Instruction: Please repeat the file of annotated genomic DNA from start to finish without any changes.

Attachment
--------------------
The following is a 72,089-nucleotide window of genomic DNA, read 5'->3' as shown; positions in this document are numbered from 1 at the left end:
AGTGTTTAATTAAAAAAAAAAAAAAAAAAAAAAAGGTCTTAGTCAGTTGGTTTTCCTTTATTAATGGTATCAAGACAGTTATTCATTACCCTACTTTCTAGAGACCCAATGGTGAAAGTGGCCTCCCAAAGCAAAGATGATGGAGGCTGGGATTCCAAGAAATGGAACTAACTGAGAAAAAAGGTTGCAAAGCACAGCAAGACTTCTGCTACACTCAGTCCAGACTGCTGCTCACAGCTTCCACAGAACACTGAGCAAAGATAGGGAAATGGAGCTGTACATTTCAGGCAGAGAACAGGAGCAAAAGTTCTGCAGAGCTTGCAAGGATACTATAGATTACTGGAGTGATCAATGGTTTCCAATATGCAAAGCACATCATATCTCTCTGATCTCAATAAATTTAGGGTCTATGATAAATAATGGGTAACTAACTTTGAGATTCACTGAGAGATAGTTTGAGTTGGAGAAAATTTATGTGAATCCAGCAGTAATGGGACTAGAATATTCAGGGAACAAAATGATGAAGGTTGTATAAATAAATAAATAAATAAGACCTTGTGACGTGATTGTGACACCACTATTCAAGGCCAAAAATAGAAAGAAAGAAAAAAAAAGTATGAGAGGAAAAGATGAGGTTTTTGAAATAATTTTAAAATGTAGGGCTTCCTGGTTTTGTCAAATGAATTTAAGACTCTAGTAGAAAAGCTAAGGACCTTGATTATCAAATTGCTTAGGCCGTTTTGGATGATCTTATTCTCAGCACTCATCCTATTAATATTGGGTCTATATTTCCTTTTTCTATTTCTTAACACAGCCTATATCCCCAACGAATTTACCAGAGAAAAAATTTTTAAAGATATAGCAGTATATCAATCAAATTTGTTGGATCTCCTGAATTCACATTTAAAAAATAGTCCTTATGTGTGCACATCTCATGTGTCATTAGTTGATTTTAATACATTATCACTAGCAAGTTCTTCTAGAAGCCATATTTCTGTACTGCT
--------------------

The following is a 72,089-nucleotide window of genomic DNA, read 5'->3' as shown; positions in this document are numbered from 1 at the left end:
AGTGTTTAATTAAAAAAAAAAAAAAAAAAAAAAAGGTCTTAGTCAGTTGGTTTTCCTTTATTAATGGTATCAAGACAGTTATTCATTACCCTACTTTCTAGAGACCCAATGGTGAAAGTGGCCTCCCAAAGCAAAGATGATGGAGGCTGGGATTCCAAGAAATGGAACTAACTGAGAAAAAAGGTTGCAAAGCACAGCAAGACTTCTGCTACACTCAGTCCAGACTGCTGCTCACAGCTTCCACAGAACACTGAGCAAAGATAGGGAAATGGAGCTGTACATTTCAGGCAGAGAACAGGAGCAAAAGTTCTGCAGAGCTTGCAAGGATACTATAGATTACTGGAGTGATCAATGGTTTCCAATATGCAAAGCACATCATATCTCTCTGATCTCAATAAATTTAGGGTCTATGATAAATAATGGGTAACTAACTTTGAGATTCACTGAGAGATAGTTTGAGTTGGAGAAAATTTATGTGAATCCAGCAGTAATGGGACTAGAATATTCAGGGAACAAAATGATGAAGGTTGTATAAATAAATAAATAAATAAGACCTTGTGACGTGATTGTGACACCACTATTCAAGGCCAAAAATAGAAAGAAAGAAAAAAAAAGTATGAGAGGAAAAGATGAGGTTTTTGAAATAATTTTAAAATGTAGGGCTTCCTGGTTTTGTCAAATGAATTTAAGACTCTAGTAGAAAAGCTAAGGACCTTGATTATCAAATTGCTTAGGCCGTTTTGGATGATCTTATTCTCAGCACTCATCCTATTAATATTGGGTCTATATTTCCTTTTTCTATTTCTTAACACAGCCTATATCCCCAACGAATTTACCAGAGAAAAAATTTTTAAAGATATAGCAGTATATCAATCAAATTTGTTGGATCTCCTGAATTCACATTTAAAAAATAGTCCTTATGTGTGCACATCTCATGTGTCATTAGTTGATTTTAATACATTATCACTAGCAAGTTCTTCTAGAAGCCATATTTCTGTACTGCT